Routine Screening for Men

The major screening that is uniquely for men revolves around the prostate.  Two things happen to a man’s prostate: it always enlarges and it occasionally becomes cancerous. 

Benign Prostatic Hyperplasia (BPH)

Every man’s prostate will enlarge, though not all men will experience symptoms due to this.  Common symptoms include a reduction in the power of the urinary stream, a need to wake up at night to urinate (more than once or twice), and a sudden urge to urinate.  This is a benign process which does not always need to be treated. 

 

Prostate Cancer

The bad news is that if a man lives long enough, he is very likely to develop prostate cancer.  The good news is that most of the time, especially in much older men, this cancer is very slow growing and non-aggressive.  The problem is that it is hard to tell how aggressive the cancer is without invasive testing.  An aggressive prostate cancer that is left untreated will often spread and can be fatal.

 

Recommended Screening

All men over 40:

  • annual prostate examination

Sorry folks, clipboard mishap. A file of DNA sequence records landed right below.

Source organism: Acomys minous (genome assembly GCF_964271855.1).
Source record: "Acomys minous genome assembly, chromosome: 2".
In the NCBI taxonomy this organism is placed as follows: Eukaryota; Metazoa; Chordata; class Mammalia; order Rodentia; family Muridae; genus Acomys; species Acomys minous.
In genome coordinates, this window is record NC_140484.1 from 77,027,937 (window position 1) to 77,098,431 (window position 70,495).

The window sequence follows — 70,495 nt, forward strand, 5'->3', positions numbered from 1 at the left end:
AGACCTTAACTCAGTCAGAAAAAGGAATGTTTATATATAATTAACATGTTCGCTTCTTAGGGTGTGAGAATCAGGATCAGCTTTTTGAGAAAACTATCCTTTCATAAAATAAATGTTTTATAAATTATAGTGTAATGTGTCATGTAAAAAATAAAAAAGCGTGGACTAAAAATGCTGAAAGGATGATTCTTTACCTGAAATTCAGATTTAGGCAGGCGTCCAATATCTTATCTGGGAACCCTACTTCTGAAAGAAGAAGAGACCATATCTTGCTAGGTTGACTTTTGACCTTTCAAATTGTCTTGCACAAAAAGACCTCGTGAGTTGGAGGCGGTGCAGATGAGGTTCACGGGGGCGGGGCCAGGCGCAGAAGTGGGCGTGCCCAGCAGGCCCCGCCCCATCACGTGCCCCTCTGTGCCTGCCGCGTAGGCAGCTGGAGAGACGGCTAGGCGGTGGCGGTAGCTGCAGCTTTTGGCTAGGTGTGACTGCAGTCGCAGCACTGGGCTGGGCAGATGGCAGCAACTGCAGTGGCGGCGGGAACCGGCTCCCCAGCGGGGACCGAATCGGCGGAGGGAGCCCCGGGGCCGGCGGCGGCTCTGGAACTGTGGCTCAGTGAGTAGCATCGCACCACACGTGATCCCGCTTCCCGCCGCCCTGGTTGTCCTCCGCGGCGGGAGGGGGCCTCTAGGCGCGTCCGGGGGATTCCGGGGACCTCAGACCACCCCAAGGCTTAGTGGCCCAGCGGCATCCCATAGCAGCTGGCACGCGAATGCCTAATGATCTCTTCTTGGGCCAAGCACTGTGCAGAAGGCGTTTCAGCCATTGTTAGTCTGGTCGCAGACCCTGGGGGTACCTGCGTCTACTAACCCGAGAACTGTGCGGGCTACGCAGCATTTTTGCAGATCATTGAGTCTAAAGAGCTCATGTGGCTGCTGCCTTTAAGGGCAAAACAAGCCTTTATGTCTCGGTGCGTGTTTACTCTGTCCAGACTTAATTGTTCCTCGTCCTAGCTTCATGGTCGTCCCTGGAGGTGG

All men over 50:

  • annual PSA (prostate specific antigen) blood test and examination

With the combination of these two tests, the vast majority of prostate cancers can be picked up while still very localized and easily treated.

 

For men with a close relative (father or brother) with prostate cancer and African American men, this screening should begin at age 45.

There is some recent data suggesting that it may not be beneficial to screen for prostate cancer at all.  In our practice we recommend screening from age 45-50 until age 75.  Hopefully in the next several years we will have more accurate screening for prostate cancer. 

 

For younger men

It recommended for men age over 18 should regularly (ideally every month) do testicular self exam.  A normal testicle should feel like a hard boiled egg.  Any lump with the tissue of the testicle should be examined by a physician.

 

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